// https://www.thethingsnetwork.org/docs/devices/uno/quick-start.html
  return bytes;
}

With that code in place, you'll see on the Data tab that the nasty byte data is being interpreted as water_level.

Application data being transformed by The Things Network

Application data being transformed by The Things Network

We're done with TTN. We'll keep it open to check on things, but there shouldn't be any more changes.

Installing Node-RED on Raspberry Pi

If you're into IoT you're likely interested in Raspberry Pi. We're going to run Node-RED on a Raspberry Pi for this article. If you're not into it, no problem, have a look for a tutorial on running Node-RED on a PC/Mac instead. There are hosted services too, like FRED, which has a free option. A Pi is perfect because it's a computer you can leave running permanently for the cost of only a few watts.

Prior to the current release of Raspbian, Node-RED was installed by default. Raspbian 9 (Stretch) lists Node-RED under Recommended Software (Raspbian menu, Preferences, Recommended Software). Once in the Recommended Software dialog, search 'node'. Check the box and hit OK to install.

Installing Node-RED on Raspbian 9

Installing Node-RED on Raspbian 9

Once installed you'll find Node-RED on the menu at: Raspbian menu, Programming, Node-RED. If you're new to Linux you'll find the result underwhelming. Just a second! The console tells us to use a web browser and go to the address given. Mine in the screenshot below instructs me to go to http://192.168.15.81:1880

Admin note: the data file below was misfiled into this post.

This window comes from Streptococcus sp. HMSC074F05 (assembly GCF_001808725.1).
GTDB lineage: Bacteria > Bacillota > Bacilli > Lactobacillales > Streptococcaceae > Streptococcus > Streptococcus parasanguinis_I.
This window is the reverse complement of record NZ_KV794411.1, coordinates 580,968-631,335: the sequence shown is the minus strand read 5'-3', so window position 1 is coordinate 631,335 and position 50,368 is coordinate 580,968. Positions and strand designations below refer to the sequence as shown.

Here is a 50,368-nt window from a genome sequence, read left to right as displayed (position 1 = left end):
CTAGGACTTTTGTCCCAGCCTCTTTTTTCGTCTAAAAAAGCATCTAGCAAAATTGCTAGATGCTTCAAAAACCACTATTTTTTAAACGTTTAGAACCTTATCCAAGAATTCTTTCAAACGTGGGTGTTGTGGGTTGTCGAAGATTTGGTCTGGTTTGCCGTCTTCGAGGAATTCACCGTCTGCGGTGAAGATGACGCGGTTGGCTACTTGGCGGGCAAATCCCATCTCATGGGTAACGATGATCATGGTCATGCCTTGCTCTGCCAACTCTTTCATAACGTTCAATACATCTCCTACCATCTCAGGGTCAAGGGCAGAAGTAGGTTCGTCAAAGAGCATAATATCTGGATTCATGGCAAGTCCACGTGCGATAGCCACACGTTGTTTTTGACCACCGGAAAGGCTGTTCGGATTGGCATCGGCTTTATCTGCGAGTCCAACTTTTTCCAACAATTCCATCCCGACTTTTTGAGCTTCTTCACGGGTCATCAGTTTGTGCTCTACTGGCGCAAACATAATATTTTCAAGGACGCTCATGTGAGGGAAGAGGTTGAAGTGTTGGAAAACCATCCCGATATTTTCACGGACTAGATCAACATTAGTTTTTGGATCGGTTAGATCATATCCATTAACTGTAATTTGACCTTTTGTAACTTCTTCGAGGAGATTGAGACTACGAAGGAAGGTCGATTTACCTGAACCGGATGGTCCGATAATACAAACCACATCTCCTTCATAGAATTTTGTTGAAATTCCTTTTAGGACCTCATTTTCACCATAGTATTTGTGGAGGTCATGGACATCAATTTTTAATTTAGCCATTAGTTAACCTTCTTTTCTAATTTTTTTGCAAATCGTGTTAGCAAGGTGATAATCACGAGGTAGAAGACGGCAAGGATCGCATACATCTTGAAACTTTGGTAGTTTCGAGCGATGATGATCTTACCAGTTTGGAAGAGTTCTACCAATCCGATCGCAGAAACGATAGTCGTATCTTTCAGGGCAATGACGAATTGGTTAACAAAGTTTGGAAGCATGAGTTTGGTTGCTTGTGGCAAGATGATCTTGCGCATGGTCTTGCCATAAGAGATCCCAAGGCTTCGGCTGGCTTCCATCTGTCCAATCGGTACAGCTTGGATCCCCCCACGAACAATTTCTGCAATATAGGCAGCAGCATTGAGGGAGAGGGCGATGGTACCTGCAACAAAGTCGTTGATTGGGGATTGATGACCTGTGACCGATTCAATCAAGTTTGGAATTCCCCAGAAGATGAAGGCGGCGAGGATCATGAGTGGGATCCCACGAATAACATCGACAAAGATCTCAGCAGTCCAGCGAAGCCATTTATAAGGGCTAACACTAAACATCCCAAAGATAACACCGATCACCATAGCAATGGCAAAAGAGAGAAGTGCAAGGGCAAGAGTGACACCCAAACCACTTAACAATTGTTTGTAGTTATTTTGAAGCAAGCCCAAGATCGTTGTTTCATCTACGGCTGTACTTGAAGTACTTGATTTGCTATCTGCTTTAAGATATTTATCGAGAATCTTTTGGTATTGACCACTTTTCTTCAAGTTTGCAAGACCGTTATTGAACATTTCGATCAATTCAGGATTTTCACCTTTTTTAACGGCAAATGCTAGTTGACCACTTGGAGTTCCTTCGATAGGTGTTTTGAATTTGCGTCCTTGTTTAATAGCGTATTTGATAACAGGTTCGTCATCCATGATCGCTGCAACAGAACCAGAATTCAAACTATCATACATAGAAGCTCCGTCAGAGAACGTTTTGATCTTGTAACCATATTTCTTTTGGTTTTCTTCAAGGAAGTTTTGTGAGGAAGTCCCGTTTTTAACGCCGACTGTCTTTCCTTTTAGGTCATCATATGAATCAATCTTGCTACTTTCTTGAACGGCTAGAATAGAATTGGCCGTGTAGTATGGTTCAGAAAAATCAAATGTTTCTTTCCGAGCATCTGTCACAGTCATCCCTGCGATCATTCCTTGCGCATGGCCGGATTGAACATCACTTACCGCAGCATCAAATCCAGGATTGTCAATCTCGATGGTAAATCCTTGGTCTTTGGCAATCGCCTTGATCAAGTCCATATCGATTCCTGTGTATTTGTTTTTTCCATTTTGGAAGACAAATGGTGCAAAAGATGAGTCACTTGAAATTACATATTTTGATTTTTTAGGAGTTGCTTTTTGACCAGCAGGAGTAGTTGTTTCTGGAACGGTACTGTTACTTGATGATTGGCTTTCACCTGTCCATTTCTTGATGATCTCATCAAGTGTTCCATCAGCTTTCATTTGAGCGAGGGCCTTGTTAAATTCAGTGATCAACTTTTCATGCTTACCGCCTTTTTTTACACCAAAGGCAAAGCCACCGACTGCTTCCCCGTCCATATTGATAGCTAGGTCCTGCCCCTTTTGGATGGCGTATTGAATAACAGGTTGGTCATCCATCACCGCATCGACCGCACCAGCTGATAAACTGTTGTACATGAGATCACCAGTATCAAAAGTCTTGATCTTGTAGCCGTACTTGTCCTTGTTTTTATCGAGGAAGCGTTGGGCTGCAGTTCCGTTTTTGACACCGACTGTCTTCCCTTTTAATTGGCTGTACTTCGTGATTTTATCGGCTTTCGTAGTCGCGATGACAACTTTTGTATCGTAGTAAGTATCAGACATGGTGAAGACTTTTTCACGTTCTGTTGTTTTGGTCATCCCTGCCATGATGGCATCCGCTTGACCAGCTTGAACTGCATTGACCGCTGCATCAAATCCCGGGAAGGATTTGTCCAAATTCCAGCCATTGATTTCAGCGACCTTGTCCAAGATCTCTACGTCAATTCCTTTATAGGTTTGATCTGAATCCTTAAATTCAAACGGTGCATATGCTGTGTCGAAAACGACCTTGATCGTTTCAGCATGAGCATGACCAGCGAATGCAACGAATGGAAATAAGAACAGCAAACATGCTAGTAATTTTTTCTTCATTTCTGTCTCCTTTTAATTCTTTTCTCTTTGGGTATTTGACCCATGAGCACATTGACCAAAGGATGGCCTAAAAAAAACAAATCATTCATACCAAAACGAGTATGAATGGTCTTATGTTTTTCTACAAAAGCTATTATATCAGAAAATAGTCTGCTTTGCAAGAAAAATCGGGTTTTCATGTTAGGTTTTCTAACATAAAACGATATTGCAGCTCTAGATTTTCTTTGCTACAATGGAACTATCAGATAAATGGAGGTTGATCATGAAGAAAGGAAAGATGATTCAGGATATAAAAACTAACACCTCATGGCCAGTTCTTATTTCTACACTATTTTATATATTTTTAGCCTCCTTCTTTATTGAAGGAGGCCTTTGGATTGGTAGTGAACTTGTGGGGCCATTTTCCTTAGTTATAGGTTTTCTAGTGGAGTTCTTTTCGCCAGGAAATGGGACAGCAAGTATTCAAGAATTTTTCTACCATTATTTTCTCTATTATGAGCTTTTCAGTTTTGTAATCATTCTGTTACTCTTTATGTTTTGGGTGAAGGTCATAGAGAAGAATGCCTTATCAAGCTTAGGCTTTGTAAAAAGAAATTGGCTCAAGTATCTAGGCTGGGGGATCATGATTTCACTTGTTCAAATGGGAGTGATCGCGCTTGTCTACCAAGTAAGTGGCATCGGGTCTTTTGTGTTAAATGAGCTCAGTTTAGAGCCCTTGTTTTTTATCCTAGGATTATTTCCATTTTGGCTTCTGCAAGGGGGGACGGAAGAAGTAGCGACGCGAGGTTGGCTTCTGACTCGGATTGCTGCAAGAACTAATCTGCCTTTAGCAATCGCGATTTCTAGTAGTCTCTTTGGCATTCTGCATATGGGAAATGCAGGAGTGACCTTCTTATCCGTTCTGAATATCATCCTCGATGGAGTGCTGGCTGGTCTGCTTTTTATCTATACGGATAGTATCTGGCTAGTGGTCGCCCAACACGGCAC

Starting Node-RED

Starting Node-RED

And there you will find Node-RED!

A new Flow in Node-RED

A new Flow in Node-RED

Just before we play with Node-RED, go back to the console (text screen) that opened and note the correct way to stop it. Open a terminal and type node-red-stop. You can restart it from the terminal or the menu.

Stopping Node-RED at the terminal

Stopping Node-RED at the terminal

Setting Up Node-RED

Node-RED can play nicely with The Things Network but needs an add-in for that.

Installing the TTN add-in for Node-RED

Installing the TTN add-in for Node-RED

  1. Go to the "hamburger" menu in the upper right corner and select Settings
  2. A menu pops out from which you can select Palette on the left tabs
  3. At the top change tabs to Install
  4. In the search box type ttn
  5. In the search results, click the Install button next to node-red-contrib-ttn
  6. Click Close after installation

Building a Node-RED Flow